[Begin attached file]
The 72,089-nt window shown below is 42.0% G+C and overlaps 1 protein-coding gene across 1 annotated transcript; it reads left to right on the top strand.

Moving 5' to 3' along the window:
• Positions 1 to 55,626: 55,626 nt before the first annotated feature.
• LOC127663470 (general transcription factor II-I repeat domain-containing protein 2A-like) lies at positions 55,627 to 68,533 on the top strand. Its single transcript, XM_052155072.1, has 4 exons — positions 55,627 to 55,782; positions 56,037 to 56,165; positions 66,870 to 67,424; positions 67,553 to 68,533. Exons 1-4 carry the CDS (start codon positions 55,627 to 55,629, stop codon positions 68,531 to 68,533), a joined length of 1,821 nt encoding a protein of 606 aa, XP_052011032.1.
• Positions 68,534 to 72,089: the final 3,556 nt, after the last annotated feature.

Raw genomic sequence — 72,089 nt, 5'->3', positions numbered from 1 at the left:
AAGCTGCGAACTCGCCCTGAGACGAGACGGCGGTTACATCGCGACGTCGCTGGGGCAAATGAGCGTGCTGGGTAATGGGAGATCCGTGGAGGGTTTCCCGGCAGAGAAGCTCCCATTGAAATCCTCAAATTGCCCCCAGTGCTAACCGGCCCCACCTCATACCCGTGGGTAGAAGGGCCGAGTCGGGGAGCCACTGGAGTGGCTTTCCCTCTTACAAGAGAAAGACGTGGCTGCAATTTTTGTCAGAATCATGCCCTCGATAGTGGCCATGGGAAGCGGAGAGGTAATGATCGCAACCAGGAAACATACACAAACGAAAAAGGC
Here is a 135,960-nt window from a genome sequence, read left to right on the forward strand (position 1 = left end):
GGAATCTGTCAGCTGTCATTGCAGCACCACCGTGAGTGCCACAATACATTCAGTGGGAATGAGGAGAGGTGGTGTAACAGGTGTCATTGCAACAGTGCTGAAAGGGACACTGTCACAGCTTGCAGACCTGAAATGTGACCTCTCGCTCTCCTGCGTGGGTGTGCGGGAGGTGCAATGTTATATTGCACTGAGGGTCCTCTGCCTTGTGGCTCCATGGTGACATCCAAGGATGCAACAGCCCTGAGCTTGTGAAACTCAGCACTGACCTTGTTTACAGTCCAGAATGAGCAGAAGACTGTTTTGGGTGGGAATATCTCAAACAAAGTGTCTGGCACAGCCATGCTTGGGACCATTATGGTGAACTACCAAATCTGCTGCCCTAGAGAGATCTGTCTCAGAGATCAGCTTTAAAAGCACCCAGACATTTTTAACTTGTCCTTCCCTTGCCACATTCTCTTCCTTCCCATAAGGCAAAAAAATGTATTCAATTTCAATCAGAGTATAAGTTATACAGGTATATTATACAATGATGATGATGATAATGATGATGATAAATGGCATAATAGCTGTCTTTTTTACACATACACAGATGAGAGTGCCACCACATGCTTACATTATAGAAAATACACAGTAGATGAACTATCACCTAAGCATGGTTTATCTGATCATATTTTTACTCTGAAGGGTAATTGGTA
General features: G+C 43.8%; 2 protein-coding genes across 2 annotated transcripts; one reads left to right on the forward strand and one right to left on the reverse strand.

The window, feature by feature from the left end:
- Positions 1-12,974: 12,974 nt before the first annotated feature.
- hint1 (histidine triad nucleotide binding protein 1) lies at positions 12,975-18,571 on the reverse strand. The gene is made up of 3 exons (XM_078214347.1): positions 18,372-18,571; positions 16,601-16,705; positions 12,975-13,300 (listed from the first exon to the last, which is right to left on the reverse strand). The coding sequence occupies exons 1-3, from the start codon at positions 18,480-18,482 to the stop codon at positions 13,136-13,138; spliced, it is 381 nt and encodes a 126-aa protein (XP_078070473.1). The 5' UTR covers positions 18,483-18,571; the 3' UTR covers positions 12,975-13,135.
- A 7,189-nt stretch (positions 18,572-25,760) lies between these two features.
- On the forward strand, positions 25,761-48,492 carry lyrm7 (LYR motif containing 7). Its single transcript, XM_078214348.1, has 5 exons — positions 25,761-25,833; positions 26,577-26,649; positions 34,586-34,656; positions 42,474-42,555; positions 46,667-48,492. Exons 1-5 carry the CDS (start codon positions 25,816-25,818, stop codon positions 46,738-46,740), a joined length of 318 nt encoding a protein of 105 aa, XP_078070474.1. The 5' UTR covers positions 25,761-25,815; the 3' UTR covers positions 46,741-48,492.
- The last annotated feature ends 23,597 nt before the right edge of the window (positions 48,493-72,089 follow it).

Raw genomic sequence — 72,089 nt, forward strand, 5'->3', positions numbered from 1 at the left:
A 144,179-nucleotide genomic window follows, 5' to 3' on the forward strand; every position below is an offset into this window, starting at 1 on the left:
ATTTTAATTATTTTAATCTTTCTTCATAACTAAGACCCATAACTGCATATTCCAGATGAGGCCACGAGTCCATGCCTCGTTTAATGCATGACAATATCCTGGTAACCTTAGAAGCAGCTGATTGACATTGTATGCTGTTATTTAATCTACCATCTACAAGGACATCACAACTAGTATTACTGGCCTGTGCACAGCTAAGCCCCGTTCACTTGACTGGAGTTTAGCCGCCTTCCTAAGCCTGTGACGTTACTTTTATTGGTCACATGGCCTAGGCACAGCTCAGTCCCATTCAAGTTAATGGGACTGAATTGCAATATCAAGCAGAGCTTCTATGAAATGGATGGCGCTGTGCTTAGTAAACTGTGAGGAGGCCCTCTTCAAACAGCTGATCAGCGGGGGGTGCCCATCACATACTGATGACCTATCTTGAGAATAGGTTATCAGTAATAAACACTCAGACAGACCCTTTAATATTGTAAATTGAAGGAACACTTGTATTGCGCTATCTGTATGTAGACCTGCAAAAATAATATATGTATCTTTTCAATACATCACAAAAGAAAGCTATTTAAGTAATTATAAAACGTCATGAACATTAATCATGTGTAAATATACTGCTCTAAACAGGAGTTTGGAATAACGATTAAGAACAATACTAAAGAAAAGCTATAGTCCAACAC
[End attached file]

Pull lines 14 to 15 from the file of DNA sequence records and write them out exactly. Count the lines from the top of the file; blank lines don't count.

- A 7,189-nt stretch (positions 18,572-25,760) lies between these two features.
- On the forward strand, positions 25,761-48,492 carry lyrm7 (LYR motif containing 7). Its single transcript, XM_078214348.1, has 5 exons — positions 25,761-25,833; positions 26,577-26,649; positions 34,586-34,656; positions 42,474-42,555; positions 46,667-48,492. Exons 1-5 carry the CDS (start codon positions 25,816-25,818, stop codon positions 46,738-46,740), a joined length of 318 nt encoding a protein of 105 aa, XP_078070474.1. The 5' UTR covers positions 25,761-25,815; the 3' UTR covers positions 46,741-48,492.